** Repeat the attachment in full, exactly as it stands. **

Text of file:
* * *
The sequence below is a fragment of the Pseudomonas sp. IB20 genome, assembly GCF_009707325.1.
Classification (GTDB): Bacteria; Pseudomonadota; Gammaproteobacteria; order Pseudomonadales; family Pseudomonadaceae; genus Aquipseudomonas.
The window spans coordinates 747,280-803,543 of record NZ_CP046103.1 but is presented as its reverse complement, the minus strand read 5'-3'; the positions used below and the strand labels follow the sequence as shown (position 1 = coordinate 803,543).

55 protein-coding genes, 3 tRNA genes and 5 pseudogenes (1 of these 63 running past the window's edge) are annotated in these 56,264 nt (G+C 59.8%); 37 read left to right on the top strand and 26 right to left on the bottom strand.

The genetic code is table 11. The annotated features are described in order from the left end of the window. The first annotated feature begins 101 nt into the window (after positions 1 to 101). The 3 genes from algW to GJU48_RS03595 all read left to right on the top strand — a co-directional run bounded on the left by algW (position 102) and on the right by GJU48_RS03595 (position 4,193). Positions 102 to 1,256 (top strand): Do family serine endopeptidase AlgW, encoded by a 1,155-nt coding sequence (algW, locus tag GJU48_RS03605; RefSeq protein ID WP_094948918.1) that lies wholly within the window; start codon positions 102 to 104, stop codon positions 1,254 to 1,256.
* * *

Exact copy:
The sequence below is a fragment of the Pseudomonas sp. IB20 genome, assembly GCF_009707325.1.
Classification (GTDB): Bacteria; Pseudomonadota; Gammaproteobacteria; order Pseudomonadales; family Pseudomonadaceae; genus Aquipseudomonas.
The window spans coordinates 747,280-803,543 of record NZ_CP046103.1 but is presented as its reverse complement, the minus strand read 5'-3'; the positions used below and the strand labels follow the sequence as shown (position 1 = coordinate 803,543).

55 protein-coding genes, 3 tRNA genes and 5 pseudogenes (1 of these 63 running past the window's edge) are annotated in these 56,264 nt (G+C 59.8%); 37 read left to right on the top strand and 26 right to left on the bottom strand.

The genetic code is table 11. The annotated features are described in order from the left end of the window. The first annotated feature begins 101 nt into the window (after positions 1 to 101). The 3 genes from algW to GJU48_RS03595 all read left to right on the top strand — a co-directional run bounded on the left by algW (position 102) and on the right by GJU48_RS03595 (position 4,193). Positions 102 to 1,256 (top strand): Do family serine endopeptidase AlgW, encoded by a 1,155-nt coding sequence (algW, locus tag GJU48_RS03605; RefSeq protein ID WP_094948918.1) that lies wholly within the window; start codon positions 102 to 104, stop codon positions 1,254 to 1,256.